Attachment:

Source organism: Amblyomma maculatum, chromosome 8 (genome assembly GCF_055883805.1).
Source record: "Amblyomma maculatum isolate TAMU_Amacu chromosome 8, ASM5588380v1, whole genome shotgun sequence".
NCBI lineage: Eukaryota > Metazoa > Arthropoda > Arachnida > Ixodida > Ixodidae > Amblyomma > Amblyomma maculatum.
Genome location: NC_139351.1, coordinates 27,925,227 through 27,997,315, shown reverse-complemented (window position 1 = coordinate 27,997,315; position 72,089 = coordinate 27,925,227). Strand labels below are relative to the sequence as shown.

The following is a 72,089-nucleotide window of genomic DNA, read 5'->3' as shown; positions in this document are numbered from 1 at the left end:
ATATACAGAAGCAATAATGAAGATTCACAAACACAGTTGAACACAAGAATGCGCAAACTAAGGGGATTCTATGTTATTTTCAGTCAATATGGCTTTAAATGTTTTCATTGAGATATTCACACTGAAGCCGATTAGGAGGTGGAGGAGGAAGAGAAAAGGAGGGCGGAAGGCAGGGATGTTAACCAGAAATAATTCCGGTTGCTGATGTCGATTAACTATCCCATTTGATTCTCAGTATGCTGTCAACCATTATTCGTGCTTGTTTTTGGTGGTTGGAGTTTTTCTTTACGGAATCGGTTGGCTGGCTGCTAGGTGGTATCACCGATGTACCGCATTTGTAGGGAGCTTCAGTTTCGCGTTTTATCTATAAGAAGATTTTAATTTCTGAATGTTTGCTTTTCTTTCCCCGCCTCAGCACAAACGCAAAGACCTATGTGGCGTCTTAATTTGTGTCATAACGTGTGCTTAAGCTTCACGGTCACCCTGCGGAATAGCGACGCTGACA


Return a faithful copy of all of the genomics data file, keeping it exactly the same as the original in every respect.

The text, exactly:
Source organism: Amblyomma maculatum, chromosome 8 (genome assembly GCF_055883805.1).
Source record: "Amblyomma maculatum isolate TAMU_Amacu chromosome 8, ASM5588380v1, whole genome shotgun sequence".
NCBI lineage: Eukaryota > Metazoa > Arthropoda > Arachnida > Ixodida > Ixodidae > Amblyomma > Amblyomma maculatum.
Genome location: NC_139351.1, coordinates 27,925,227 through 27,997,315, shown reverse-complemented (window position 1 = coordinate 27,997,315; position 72,089 = coordinate 27,925,227). Strand labels below are relative to the sequence as shown.

The following is a 72,089-nucleotide window of genomic DNA, read 5'->3' as shown; positions in this document are numbered from 1 at the left end:
ATATACAGAAGCAATAATGAAGATTCACAAACACAGTTGAACACAAGAATGCGCAAACTAAGGGGATTCTATGTTATTTTCAGTCAATATGGCTTTAAATGTTTTCATTGAGATATTCACACTGAAGCCGATTAGGAGGTGGAGGAGGAAGAGAAAAGGAGGGCGGAAGGCAGGGATGTTAACCAGAAATAATTCCGGTTGCTGATGTCGATTAACTATCCCATTTGATTCTCAGTATGCTGTCAACCATTATTCGTGCTTGTTTTTGGTGGTTGGAGTTTTTCTTTACGGAATCGGTTGGCTGGCTGCTAGGTGGTATCACCGATGTACCGCATTTGTAGGGAGCTTCAGTTTCGCGTTTTATCTATAAGAAGATTTTAATTTCTGAATGTTTGCTTTTCTTTCCCCGCCTCAGCACAAACGCAAAGACCTATGTGGCGTCTTAATTTGTGTCATAACGTGTGCTTAAGCTTCACGGTCACCCTGCGGAATAGCGACGCTGACA